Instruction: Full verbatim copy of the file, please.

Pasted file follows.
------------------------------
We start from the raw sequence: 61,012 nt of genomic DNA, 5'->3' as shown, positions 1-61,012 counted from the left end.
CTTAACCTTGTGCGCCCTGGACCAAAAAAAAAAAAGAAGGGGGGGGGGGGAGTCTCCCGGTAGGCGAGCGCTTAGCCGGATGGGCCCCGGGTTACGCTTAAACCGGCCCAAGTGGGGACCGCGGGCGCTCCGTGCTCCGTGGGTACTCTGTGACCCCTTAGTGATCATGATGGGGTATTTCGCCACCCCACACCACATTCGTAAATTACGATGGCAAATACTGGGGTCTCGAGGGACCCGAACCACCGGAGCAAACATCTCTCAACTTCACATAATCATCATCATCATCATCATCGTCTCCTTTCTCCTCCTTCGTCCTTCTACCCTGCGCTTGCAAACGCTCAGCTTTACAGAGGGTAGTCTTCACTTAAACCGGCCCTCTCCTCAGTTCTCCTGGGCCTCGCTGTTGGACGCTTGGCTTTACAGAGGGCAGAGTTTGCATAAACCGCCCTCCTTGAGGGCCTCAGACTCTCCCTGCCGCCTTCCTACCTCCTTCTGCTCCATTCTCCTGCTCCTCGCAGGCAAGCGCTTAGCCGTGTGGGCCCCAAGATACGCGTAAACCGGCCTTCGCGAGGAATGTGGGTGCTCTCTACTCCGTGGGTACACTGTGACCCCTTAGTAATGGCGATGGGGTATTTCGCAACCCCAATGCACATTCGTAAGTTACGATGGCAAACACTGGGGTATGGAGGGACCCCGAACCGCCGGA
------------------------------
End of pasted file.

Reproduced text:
We start from the raw sequence: 61,012 nt of genomic DNA, 5'->3' as shown, positions 1-61,012 counted from the left end.
CTTAACCTTGTGCGCCCTGGACCAAAAAAAAAAAAGAAGGGGGGGGGGGGAGTCTCCCGGTAGGCGAGCGCTTAGCCGGATGGGCCCCGGGTTACGCTTAAACCGGCCCAAGTGGGGACCGCGGGCGCTCCGTGCTCCGTGGGTACTCTGTGACCCCTTAGTGATCATGATGGGGTATTTCGCCACCCCACACCACATTCGTAAATTACGATGGCAAATACTGGGGTCTCGAGGGACCCGAACCACCGGAGCAAACATCTCTCAACTTCACATAATCATCATCATCATCATCATCGTCTCCTTTCTCCTCCTTCGTCCTTCTACCCTGCGCTTGCAAACGCTCAGCTTTACAGAGGGTAGTCTTCACTTAAACCGGCCCTCTCCTCAGTTCTCCTGGGCCTCGCTGTTGGACGCTTGGCTTTACAGAGGGCAGAGTTTGCATAAACCGCCCTCCTTGAGGGCCTCAGACTCTCCCTGCCGCCTTCCTACCTCCTTCTGCTCCATTCTCCTGCTCCTCGCAGGCAAGCGCTTAGCCGTGTGGGCCCCAAGATACGCGTAAACCGGCCTTCGCGAGGAATGTGGGTGCTCTCTACTCCGTGGGTACACTGTGACCCCTTAGTAATGGCGATGGGGTATTTCGCAACCCCAATGCACATTCGTAAGTTACGATGGCAAACACTGGGGTATGGAGGGACCCCGAACCGCCGGA